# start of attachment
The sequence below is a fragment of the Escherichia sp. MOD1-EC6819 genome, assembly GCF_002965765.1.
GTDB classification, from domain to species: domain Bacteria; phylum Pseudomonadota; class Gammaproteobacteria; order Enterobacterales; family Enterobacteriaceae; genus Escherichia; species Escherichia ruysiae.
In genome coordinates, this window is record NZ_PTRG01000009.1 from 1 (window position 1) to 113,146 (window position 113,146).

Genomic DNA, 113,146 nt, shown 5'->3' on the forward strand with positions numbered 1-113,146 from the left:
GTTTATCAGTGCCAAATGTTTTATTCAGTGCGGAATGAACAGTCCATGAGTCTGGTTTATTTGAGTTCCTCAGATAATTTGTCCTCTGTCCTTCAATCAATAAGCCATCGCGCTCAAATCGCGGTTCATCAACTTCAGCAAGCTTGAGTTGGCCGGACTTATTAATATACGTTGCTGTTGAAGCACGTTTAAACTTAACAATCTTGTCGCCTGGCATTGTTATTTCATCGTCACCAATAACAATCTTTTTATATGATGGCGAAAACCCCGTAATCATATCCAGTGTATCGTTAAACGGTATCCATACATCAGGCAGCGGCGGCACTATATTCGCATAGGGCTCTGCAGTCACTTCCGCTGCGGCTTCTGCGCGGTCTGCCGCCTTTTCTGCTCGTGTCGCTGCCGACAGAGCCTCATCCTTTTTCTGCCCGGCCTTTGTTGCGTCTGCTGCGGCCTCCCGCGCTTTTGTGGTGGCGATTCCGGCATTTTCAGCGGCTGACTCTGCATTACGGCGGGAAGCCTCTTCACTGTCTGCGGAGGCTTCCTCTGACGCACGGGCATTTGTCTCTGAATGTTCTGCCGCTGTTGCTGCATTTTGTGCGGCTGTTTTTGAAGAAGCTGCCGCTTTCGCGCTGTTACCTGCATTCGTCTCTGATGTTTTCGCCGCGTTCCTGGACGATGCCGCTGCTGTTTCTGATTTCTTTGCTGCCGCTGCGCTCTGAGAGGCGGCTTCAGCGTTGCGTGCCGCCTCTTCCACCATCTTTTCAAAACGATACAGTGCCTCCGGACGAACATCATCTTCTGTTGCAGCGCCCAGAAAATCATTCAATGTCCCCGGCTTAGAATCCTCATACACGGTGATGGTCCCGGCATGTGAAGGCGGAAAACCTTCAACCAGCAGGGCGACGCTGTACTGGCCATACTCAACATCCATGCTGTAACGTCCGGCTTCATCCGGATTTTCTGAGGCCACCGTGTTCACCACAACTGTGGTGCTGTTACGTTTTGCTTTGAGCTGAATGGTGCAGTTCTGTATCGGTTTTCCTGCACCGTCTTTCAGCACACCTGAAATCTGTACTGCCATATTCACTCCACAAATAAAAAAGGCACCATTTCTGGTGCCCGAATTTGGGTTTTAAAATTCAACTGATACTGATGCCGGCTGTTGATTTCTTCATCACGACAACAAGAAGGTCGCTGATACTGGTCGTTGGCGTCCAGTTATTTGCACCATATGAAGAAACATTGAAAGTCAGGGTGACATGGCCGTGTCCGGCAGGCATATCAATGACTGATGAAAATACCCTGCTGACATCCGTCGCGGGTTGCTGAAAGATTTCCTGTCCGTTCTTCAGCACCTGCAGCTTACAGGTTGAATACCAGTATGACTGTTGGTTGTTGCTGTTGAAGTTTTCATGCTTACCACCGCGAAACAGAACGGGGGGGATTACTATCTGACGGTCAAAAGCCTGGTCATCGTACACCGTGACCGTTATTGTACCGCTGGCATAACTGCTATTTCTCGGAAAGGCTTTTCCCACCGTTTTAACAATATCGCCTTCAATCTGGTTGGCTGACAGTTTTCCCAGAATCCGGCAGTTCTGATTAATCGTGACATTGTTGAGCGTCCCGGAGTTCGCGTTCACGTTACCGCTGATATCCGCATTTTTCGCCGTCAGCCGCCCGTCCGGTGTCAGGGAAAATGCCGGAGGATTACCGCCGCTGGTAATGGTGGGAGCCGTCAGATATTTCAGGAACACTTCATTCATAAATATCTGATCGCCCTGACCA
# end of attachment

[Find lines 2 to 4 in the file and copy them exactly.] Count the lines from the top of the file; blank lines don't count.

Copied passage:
GTDB classification, from domain to species: domain Bacteria; phylum Pseudomonadota; class Gammaproteobacteria; order Enterobacterales; family Enterobacteriaceae; genus Escherichia; species Escherichia ruysiae.
In genome coordinates, this window is record NZ_PTRG01000009.1 from 1 (window position 1) to 113,146 (window position 113,146).

Genomic DNA, 113,146 nt, shown 5'->3' on the forward strand with positions numbered 1-113,146 from the left: